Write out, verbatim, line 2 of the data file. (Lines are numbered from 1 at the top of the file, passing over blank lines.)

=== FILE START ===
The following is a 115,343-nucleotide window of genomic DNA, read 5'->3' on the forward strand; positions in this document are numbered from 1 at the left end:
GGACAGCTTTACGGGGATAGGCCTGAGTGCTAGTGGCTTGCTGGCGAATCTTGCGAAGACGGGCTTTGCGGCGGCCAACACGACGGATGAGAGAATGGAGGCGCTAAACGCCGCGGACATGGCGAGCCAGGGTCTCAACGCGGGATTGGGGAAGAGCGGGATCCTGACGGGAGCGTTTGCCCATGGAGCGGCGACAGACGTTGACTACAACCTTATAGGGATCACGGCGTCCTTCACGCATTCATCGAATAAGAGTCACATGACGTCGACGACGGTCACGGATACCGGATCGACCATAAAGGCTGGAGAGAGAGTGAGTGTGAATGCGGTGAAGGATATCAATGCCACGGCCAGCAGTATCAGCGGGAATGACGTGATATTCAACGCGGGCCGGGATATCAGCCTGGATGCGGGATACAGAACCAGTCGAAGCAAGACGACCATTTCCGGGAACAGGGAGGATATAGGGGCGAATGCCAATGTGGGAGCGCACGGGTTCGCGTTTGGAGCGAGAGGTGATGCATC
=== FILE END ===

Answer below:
GGACAGCTTTACGGGGATAGGCCTGAGTGCTAGTGGCTTGCTGGCGAATCTTGCGAAGACGGGCTTTGCGGCGGCCAACACGACGGATGAGAGAATGGAGGCGCTAAACGCCGCGGACATGGCGAGCCAGGGTCTCAACGCGGGATTGGGGAAGAGCGGGATCCTGACGGGAGCGTTTGCCCATGGAGCGGCGACAGACGTTGACTACAACCTTATAGGGATCACGGCGTCCTTCACGCATTCATCGAATAAGAGTCACATGACGTCGACGACGGTCACGGATACCGGATCGACCATAAAGGCTGGAGAGAGAGTGAGTGTGAATGCGGTGAAGGATATCAATGCCACGGCCAGCAGTATCAGCGGGAATGACGTGATATTCAACGCGGGCCGGGATATCAGCCTGGATGCGGGATACAGAACCAGTCGAAGCAAGACGACCATTTCCGGGAACAGGGAGGATATAGGGGCGAATGCCAATGTGGGAGCGCACGGGTTCGCGTTTGGAGCGAGAGGTGATGCATC